It’s also imperative not to rely solely on virtual interactions (if possible). To develop trust and discuss sensitive topics, face-to-face communication is preferred — even if it’s via video call. Virtual meetings where participants see each other are more effective than texting and audio calls: they enhance individuals’ ability to show understanding and emotion, anticipate others’ responses, observe and express nonverbal cues, and generally communicate better. 

Note, however, that a comfortable balance should be maintained to ensure that team members can still work in their preferred style, set boundaries, and not feel pressured to participate in activities. 

Final Thoughts.

At a time of increasing competition and rapid change, effective management is an indispensable ingredient for organizational success — and so contemporary companies seek innovative solutions to enhance the roles of managers.

In modern workplaces, the teams that keep companies running are more likely to thrive with less-controlling managers that emphasize communication and trust. This means management that regularly catches up with the people who make things happen in the company, listens to their concerns and suggestions, and recognizes their achievements.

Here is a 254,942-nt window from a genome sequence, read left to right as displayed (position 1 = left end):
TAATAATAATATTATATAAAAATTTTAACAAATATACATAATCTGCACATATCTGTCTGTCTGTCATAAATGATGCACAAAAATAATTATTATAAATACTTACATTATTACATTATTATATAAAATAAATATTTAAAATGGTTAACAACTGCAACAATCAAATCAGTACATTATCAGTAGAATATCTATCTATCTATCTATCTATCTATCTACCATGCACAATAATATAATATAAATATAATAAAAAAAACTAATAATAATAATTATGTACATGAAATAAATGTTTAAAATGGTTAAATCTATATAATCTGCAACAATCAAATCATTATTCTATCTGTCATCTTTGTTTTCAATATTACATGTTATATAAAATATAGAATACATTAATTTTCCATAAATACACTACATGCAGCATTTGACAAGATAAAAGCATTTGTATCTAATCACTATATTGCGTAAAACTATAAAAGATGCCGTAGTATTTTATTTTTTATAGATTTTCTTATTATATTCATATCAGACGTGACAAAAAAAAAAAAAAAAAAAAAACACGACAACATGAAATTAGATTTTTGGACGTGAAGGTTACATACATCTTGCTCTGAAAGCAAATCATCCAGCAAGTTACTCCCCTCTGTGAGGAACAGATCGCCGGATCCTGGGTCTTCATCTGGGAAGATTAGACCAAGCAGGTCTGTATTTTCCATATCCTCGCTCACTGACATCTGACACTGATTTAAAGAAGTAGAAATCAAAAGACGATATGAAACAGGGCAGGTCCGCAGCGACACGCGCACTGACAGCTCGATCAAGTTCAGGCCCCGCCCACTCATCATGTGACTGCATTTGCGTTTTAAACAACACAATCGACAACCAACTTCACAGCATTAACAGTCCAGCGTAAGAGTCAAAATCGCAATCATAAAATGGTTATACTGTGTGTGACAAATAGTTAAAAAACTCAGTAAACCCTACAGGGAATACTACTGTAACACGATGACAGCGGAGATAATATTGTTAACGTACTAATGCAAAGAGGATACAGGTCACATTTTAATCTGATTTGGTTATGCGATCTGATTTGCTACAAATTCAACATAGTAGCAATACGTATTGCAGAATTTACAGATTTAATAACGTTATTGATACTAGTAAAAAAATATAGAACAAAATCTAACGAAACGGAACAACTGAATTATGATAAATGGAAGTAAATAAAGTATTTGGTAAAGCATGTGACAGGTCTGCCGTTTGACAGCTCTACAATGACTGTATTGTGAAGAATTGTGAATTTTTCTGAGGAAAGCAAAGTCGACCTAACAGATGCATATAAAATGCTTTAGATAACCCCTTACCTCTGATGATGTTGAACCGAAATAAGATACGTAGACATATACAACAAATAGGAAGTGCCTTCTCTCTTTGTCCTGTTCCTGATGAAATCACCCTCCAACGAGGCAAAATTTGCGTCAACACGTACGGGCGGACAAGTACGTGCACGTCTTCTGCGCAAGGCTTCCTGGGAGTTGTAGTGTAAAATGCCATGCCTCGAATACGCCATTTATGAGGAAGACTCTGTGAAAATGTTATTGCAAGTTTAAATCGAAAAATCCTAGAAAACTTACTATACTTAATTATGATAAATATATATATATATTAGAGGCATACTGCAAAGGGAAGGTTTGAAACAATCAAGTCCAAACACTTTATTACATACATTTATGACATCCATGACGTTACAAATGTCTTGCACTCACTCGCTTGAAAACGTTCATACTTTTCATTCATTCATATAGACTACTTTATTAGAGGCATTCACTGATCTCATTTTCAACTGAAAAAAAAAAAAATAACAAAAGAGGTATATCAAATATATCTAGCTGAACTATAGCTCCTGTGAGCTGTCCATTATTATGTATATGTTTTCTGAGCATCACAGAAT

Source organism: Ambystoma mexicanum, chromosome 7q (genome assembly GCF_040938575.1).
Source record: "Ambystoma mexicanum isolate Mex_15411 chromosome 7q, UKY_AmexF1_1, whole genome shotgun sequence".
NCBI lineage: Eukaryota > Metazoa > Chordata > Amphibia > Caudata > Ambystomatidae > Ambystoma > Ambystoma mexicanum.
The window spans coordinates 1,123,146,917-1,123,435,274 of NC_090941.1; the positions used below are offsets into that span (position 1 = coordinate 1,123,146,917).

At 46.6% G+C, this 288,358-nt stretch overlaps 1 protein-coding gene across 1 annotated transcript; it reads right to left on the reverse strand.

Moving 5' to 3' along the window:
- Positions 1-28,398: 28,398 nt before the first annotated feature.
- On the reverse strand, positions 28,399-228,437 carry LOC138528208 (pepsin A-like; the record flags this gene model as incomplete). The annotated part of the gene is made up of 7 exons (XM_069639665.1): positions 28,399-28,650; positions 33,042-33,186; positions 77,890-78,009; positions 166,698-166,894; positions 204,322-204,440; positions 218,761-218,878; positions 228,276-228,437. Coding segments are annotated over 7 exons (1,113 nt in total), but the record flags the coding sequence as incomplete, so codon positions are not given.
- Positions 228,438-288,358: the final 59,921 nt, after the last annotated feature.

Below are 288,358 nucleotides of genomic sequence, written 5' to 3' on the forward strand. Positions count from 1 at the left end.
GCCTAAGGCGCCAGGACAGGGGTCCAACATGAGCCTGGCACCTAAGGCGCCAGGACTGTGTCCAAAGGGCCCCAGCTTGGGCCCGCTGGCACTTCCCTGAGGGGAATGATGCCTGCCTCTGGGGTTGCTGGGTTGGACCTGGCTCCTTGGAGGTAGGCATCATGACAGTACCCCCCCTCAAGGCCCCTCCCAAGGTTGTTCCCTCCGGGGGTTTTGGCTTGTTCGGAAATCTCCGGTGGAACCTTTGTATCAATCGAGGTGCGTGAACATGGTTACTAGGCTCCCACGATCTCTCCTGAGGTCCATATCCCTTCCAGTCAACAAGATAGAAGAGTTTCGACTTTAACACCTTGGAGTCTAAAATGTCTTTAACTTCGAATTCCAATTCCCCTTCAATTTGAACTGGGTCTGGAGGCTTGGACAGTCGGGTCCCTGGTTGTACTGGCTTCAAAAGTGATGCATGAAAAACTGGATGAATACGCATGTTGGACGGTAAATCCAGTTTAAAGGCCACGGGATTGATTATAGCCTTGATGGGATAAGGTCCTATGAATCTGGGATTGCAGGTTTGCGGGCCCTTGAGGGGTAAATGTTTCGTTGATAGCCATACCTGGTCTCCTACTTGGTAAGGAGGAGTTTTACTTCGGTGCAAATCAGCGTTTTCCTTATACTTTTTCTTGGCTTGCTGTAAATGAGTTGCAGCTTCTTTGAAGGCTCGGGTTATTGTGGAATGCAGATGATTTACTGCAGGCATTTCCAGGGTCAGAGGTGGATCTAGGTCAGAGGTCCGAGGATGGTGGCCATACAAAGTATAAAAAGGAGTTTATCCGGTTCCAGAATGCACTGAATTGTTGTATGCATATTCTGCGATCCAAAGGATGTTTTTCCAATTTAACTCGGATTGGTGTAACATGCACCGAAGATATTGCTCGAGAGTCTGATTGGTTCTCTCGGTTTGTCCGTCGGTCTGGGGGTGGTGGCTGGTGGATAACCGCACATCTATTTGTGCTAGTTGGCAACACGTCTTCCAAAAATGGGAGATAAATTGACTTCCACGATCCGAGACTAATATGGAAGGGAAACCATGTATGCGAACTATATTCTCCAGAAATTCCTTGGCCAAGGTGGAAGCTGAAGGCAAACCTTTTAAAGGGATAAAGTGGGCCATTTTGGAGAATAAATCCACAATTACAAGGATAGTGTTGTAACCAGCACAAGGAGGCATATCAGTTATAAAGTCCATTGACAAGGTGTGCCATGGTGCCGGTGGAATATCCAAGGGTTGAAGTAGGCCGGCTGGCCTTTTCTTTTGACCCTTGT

Management by wandering around is exactly that — a unique approach that aims to bring managers closer to team members rather than stifling them. 

MBWA poses both benefits and challenges, and it may fit some company cultures more than others; either way, it takes time and practice to get it right. For best results, managers need to come up with a well-thought-out, deliberate plan, and commit to it. 

MBWA can be implemented even in companies that work remotely — which is occurring increasingly more often in the current business landscape. This simply requires some strategic adjustments and managers’ willingness to keep in touch with their team, being ready to advise and assist them whenever issues arise.

The key to successful MBWA can be summed up in two words: communication + strategy.